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McConkey rose to occasion in Super Bowl XXI

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Mike Beacom
Contributing writer

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Posted Jan. 29, 2012 @ 3:45 p.m. ET
By Mike Beacom

Certain things define a "Bill Parcells guy." He has to be tough and disciplined; maybe a little crazy. Often it's someone with facial hair and an out-of-place nose. A guy who could win with the odds stacked against him.

"His kind of guy wanted to know where and when," former Giants WR Phil McConkey says. "If you told his guys the game was being played on the Brooklyn Bridge at midnight against the Jersey City Destroyers, they'd all show up, ready to go."

McConkey was a Parcells guy. When he entered the league in 1984, he hadn't played a down of football in five years because of his Navy service. "Twenty-seven years old, 160 pounds ... I had no chance. I had no right to even be invited to training camp."

Who else could love such a prospect but Parcells?

Twenty-five years since New York's win in Super Bowl XXI, it's guys like McConkey who stand out from that team. It was a roster peppered with unwanted types, says McConkey. "A lot of those guys played with a chip on their shoulder, even L.T. (Hall of Famer Lawrence Taylor)."

New York stormed through the postseason like perhaps no other club has — a 49-3 win over one of the era's most dominant offenses (San Francisco), and a shutout in the NFC championship game over a Joe Gibbs-coached Redskins team that had scored 40 or more points three times that season.

And yet somehow, on a team as good as the 1986 Giants, a guy like McConkey mattered. He wasn't Phil Simms' top target in the passing game (McConkey caught just two touchdowns during his six-year career), nor was he the game's most dazzling return man. Just solid. Reliable.

"The thing about Parcells ... the last guy on the roster is made to feel as important as the top three or four guys on the team. A lot of people don't get that, but I think that's why we became champions."

In Pasadena, the Giants dismantled Denver in the second half of a 39-20 stomping. McConkey walked away as a hero — he returned a punt 25 yards to set up a third-quarter field goal, caught a 44-yard flea-flicker pass on New York's next possession to set up the game's pivotal score, and was the recipient of a Mark Bavaro-tipped pass in the endzone.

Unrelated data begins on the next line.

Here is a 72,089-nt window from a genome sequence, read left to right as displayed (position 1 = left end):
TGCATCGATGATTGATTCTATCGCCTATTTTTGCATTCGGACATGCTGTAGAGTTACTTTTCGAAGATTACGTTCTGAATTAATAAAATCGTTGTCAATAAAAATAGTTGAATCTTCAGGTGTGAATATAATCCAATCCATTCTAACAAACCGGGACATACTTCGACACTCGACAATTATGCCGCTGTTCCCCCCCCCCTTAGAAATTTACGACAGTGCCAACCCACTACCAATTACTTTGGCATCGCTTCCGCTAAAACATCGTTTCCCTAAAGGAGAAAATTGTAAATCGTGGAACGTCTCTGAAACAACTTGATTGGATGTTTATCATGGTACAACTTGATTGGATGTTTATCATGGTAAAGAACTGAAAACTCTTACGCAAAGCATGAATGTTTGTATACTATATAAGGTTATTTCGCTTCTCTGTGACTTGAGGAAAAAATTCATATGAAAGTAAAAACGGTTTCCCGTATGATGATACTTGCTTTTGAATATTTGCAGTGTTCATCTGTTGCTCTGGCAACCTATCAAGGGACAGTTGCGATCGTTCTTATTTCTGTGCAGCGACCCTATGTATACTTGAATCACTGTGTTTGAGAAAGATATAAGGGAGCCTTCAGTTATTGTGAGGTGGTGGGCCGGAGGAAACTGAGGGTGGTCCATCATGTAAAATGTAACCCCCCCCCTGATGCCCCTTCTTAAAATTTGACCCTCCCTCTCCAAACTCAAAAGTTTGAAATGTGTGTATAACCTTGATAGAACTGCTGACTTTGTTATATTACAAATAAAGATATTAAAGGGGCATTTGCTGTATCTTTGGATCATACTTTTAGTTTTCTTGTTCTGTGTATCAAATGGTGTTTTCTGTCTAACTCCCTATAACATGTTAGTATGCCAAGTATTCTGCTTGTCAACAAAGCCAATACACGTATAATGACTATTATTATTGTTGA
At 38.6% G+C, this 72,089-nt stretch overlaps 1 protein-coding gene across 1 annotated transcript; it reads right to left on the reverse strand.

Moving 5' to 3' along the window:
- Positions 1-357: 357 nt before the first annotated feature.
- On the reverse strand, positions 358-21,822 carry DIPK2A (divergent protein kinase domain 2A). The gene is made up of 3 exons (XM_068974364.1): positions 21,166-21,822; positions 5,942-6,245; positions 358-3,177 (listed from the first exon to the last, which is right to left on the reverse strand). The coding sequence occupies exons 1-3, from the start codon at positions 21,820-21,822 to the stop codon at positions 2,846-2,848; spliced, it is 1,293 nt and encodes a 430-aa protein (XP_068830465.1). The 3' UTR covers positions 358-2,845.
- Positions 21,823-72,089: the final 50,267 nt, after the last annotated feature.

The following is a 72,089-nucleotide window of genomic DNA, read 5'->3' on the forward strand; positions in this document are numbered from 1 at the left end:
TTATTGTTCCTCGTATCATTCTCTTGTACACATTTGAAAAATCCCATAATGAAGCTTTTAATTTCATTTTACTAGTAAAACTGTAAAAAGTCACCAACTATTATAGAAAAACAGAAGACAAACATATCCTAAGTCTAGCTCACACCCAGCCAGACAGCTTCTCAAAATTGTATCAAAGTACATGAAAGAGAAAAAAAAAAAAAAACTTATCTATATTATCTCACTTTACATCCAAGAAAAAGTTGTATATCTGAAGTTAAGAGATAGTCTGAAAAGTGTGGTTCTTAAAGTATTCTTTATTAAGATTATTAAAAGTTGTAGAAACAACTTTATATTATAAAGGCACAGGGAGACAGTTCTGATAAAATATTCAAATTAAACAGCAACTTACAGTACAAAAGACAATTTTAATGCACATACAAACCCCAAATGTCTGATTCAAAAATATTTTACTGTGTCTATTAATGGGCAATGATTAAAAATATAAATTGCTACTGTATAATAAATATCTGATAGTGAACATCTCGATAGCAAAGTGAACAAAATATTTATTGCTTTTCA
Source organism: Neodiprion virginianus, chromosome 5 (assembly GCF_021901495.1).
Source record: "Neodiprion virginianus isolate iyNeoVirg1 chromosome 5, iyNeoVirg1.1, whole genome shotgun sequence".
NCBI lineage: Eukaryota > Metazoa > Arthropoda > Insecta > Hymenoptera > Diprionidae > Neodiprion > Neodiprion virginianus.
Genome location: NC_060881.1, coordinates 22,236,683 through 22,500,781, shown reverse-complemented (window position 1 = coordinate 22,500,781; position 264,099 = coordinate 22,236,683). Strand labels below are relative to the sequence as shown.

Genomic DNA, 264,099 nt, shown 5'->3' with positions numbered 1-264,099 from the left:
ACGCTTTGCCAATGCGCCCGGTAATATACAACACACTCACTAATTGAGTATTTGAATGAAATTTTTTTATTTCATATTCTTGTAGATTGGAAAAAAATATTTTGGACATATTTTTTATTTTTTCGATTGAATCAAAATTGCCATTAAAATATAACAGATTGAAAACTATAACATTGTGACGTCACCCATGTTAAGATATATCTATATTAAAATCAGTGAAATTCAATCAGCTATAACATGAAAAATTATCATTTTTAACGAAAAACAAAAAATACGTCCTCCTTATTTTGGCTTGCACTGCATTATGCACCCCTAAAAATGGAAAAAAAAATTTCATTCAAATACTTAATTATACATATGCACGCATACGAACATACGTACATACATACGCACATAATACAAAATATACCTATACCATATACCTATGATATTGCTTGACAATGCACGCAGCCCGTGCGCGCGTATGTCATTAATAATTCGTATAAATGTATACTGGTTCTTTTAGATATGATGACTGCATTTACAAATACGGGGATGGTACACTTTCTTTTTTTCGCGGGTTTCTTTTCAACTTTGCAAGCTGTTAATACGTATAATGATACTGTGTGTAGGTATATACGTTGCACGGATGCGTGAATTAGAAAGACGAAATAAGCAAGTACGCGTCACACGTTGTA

Thing is, McConkey almost missed the greatest thrill ride of his life.

After having spent two seasons with the team, he was a casualty of New York's final training-camp cuts. Green Bay picked him up, and on the drive in, McConkey couldn't help but notice the statue of a nondescript No. 88 outside the team's Hall of Fame. Later, the Packers issued the one-time undrafted free agent the only receiver number they had left — No. 88. The Packers' beat writers all gathered around the new guy's locker after practice. "Man, this place is unbelievable!" he told them. "Can you imagine getting cut by one team and picked up off waivers from another and by the time you get here, they've got a statue of you in front of the museum?"

A wise guy, too — no wonder Parcells struck a deal to get McConkey back after the fourth game of that season. The Giants had been having ball-security issues in the return game and were becoming thin at receiver. Packers head coach Forrest Gregg delivered the news. A minute later, the phone in Gregg's office rang; it was Parcells. "McConkey, those Packers drive a hard bargain. I had to throw in a couple clipboards and a blocking dummy to get you back."

New York won its last nine games to close out a 14-2 regular season. In a Monday-night win against San Francisco — the game in which Bavaro carried several 49ers defenders on his back — McConkey broke his thumb. Season-ending surgery wasn't an option. "I'm catching punts the rest of the week in practice with a full cast on my arm and I dropped a punt one day," he says. "Parcells screamed at me as if I had just fumbled away the Super Bowl. The guy was unrelenting."

Parcells was also encouraging. McConkey regularly waved his white towel in front of the home crowd — a rallying cry for the team. Heading into the title game, Parcells showed McConkey a diagram of where New York's fans would be sitting in the Rose Bowl. "Get that little white towel going and make it feel like Giants Stadium," the coach told him.

Trailing 10-9 at halftime, Parcells was "as calm as any time I've ever seen him," McConkey says. Then the Giants walked back onto the field and scored 17 points in the third quarter to put the game away. McConkey's memorable touchdown catch came early in the fourth. "Growing up in Buffalo, I saw a lot of snowflakes and caught a lot of them in my mouth as a little boy," he says. "I remember the ball was tumbling end over end to the ground, like a snowflake falling from the sky." Just in time, he rescued it from the Rose Bowl turf.

Moments later, several players stood alongside McConkey on the bench, waving their white towels. Giants for life, all of them.

"The way that team was formed and the leadership we had in the locker room forged a lifelong bond," McConkey says. "I never had a brother in life, but I feel like I have dozens of brothers because I was a member of that team."


Mike Beacom is a football writer whose work has appeared in numerous print and online sources. He is also the author of "The Complete Idiot's Guide to Understanding Football" (Alpha, 2010).

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